from The American Heritage® Dictionary of the English Language, 4th Edition

  • adj. Not present; missing: absent friends; absent parents.
  • adj. Not existent; lacking: a country in which morality is absent.
  • adj. Exhibiting or feeling inattentiveness: an absent nod.
  • transitive v. To keep (oneself) away: They absented themselves from the debate.
  • prep. Without: "Absent a legislative fix, this is an invitation for years of litigation” ( Brian E. O'Neill).

from the GNU version of the Collaborative International Dictionary of English

  • adj. Being away from a place; withdrawn from a place; not present.
  • adj. Not existing; lacking.
  • adj. Inattentive to what is passing; absent-minded; preoccupied.
  • transitive v. To take or withdraw (one's self) to such a distance as to prevent intercourse; -- used with the reflexive pronoun.
  • transitive v. To withhold from being present.

from The Century Dictionary and Cyclopedia

  • Not in a certain place at a given time; not in consciousness or thought at a certain time; away: opposed to present.
  • Not existing; wanting; not forming a part or attribute of: as, among them refinement is absent; revenge is entirely absent from his mind.
  • Absent-minded (which see).
  • n. One who is not present; an absentee.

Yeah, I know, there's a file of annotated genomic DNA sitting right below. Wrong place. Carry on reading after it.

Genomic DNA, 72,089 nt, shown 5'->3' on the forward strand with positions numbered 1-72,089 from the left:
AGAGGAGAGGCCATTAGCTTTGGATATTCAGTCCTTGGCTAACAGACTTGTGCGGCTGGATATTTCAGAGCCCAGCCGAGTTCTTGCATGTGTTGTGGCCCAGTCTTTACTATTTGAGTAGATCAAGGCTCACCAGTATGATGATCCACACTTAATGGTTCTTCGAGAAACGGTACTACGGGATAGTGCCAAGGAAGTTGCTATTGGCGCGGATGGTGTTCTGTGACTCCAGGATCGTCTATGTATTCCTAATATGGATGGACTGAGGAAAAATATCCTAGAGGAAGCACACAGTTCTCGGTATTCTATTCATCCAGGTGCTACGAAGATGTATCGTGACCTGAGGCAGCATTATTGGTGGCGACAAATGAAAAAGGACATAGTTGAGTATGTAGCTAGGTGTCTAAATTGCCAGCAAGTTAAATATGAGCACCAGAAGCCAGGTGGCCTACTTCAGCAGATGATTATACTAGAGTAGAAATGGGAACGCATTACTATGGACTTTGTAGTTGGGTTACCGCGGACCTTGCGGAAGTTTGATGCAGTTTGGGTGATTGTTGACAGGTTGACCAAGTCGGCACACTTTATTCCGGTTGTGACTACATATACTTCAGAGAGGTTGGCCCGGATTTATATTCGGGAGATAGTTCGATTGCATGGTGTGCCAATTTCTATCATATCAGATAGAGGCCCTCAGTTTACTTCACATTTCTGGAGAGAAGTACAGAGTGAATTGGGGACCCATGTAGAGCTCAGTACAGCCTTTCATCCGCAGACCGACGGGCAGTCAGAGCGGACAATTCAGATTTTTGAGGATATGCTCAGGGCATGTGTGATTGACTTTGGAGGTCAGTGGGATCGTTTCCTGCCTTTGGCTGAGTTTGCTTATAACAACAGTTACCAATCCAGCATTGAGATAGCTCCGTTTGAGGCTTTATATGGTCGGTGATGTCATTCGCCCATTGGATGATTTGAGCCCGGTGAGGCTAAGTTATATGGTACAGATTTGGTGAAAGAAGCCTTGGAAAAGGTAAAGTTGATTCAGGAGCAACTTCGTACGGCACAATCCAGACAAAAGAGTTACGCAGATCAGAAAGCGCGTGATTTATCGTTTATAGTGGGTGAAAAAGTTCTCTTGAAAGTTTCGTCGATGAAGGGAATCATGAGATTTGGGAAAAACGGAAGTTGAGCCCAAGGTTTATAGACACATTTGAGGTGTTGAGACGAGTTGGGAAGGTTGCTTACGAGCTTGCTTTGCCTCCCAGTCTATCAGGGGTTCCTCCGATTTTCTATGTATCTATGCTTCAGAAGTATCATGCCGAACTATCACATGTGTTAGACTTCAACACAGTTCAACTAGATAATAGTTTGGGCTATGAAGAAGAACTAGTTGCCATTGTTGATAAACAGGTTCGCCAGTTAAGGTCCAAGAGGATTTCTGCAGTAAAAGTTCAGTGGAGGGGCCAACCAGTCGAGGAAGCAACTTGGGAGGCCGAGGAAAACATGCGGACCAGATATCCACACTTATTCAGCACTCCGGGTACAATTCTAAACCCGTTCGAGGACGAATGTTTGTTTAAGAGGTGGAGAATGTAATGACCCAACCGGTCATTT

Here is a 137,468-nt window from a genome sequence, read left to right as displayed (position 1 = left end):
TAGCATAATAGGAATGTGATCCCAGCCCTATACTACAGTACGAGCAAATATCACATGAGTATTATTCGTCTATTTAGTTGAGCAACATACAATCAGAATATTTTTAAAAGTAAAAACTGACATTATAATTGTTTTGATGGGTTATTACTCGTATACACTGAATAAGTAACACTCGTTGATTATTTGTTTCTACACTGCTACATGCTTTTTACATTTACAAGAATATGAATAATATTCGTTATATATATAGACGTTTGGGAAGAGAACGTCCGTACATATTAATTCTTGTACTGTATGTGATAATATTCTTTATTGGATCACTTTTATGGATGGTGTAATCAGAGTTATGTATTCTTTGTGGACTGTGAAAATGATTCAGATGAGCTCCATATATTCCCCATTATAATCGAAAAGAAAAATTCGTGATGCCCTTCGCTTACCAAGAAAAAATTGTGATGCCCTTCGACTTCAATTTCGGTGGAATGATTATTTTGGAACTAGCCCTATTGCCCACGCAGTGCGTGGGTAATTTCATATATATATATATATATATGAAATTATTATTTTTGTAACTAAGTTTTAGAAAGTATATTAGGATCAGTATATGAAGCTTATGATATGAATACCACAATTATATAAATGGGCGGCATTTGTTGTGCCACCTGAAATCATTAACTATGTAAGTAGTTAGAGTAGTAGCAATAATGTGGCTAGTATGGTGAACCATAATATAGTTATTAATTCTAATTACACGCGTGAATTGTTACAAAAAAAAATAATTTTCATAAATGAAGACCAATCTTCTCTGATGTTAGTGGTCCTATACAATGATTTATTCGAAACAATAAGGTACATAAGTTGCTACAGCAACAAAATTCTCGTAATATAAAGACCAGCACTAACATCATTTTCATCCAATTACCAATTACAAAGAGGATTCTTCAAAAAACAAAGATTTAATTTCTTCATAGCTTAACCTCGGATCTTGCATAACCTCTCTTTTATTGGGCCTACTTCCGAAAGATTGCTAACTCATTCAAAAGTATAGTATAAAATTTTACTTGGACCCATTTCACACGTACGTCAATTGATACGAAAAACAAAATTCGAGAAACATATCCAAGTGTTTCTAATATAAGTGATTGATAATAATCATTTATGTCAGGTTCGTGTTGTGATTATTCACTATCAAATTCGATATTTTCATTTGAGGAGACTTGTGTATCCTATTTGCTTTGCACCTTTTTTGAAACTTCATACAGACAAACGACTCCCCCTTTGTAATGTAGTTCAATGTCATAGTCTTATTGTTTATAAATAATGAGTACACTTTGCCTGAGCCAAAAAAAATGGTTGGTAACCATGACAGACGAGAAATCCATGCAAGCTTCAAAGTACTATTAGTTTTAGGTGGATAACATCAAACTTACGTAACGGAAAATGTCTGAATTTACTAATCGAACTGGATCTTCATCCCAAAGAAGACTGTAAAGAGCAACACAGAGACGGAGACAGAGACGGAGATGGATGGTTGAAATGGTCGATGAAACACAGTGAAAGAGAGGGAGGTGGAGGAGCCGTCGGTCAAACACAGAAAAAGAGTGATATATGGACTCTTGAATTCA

• To make absent; take or keep away: now used only reflexively, but formerly sometimes otherwise, as by Milton: as, to absent one's self from home; he absented himself from the meeting.

from WordNet 3.0 Copyright 2006 by Princeton University. All rights reserved.

  • adj. lost in thought; showing preoccupation
  • adj. not being in a specified place
  • adj. nonexistent
  • v. go away or leave


from The American Heritage® Dictionary of the English Language, 4th Edition

Middle English, from Old French, from Latin absēns, absent-, present participle of abesse, to be away : ab-, away; see ab-1 + esse, to be; see es- in Indo-European roots.

from Wiktionary, Creative Commons Attribution/Share-Alike License

From Old French absenter, from Late Latin absentare ("keep away, be away").



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  • apparently already had this on my 'miscellanea' list - was it for the reason I wanted to add it now, though? Listed in the sense of being an equivalent part of speech to 'without'. The interesting part is that, like 'less' used in this sense, it (edit: sometimes? My example contradicts this!) seems to imply an active taking-away. Sort of a continuum: without–absent–less. Hmm!

    examples for clarification:

    "absent any sense of morality" (synonym: 'lacking', pronunciation: /əb'sent/, /æb'sent/)

    "£40 less a £10 discount" (synonym: 'minus', prosody de-emphasises the 'less' as it would if it were replaced by 'minus' - try it)

    September 1, 2011